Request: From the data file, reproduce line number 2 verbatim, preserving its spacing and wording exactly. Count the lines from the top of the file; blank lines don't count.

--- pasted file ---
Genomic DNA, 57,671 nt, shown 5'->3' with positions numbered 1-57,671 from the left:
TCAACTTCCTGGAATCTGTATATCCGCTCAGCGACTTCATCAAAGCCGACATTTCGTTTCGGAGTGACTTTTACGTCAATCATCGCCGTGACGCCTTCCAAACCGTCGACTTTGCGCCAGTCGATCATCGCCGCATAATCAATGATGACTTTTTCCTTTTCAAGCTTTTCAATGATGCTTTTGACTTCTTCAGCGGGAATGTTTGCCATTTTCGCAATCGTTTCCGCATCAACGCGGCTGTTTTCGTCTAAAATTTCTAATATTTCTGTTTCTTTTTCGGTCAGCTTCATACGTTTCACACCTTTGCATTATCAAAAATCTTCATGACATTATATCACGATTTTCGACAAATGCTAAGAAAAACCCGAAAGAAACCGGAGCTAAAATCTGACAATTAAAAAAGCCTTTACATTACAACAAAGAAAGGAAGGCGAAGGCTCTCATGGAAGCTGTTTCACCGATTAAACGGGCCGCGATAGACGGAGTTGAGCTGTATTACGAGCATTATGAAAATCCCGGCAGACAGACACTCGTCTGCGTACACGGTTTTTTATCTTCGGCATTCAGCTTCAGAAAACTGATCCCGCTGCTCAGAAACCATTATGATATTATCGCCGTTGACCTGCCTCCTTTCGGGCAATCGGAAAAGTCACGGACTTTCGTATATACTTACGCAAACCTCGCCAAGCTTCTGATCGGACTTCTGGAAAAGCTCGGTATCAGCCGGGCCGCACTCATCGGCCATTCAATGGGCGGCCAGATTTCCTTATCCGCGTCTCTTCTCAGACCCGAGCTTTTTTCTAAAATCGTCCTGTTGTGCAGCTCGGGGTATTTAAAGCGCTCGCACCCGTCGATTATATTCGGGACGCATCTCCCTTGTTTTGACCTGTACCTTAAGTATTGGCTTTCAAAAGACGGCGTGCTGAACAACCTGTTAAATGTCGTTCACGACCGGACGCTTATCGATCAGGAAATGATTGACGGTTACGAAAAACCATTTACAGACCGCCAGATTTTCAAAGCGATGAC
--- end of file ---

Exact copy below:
TCAACTTCCTGGAATCTGTATATCCGCTCAGCGACTTCATCAAAGCCGACATTTCGTTTCGGAGTGACTTTTACGTCAATCATCGCCGTGACGCCTTCCAAACCGTCGACTTTGCGCCAGTCGATCATCGCCGCATAATCAATGATGACTTTTTCCTTTTCAAGCTTTTCAATGATGCTTTTGACTTCTTCAGCGGGAATGTTTGCCATTTTCGCAATCGTTTCCGCATCAACGCGGCTGTTTTCGTCTAAAATTTCTAATATTTCTGTTTCTTTTTCGGTCAGCTTCATACGTTTCACACCTTTGCATTATCAAAAATCTTCATGACATTATATCACGATTTTCGACAAATGCTAAGAAAAACCCGAAAGAAACCGGAGCTAAAATCTGACAATTAAAAAAGCCTTTACATTACAACAAAGAAAGGAAGGCGAAGGCTCTCATGGAAGCTGTTTCACCGATTAAACGGGCCGCGATAGACGGAGTTGAGCTGTATTACGAGCATTATGAAAATCCCGGCAGACAGACACTCGTCTGCGTACACGGTTTTTTATCTTCGGCATTCAGCTTCAGAAAACTGATCCCGCTGCTCAGAAACCATTATGATATTATCGCCGTTGACCTGCCTCCTTTCGGGCAATCGGAAAAGTCACGGACTTTCGTATATACTTACGCAAACCTCGCCAAGCTTCTGATCGGACTTCTGGAAAAGCTCGGTATCAGCCGGGCCGCACTCATCGGCCATTCAATGGGCGGCCAGATTTCCTTATCCGCGTCTCTTCTCAGACCCGAGCTTTTTTCTAAAATCGTCCTGTTGTGCAGCTCGGGGTATTTAAAGCGCTCGCACCCGTCGATTATATTCGGGACGCATCTCCCTTGTTTTGACCTGTACCTTAAGTATTGGCTTTCAAAAGACGGCGTGCTGAACAACCTGTTAAATGTCGTTCACGACCGGACGCTTATCGATCAGGAAATGATTGACGGTTACGAAAAACCATTTACAGACCGCCAGATTTTCAAAGCGATGAC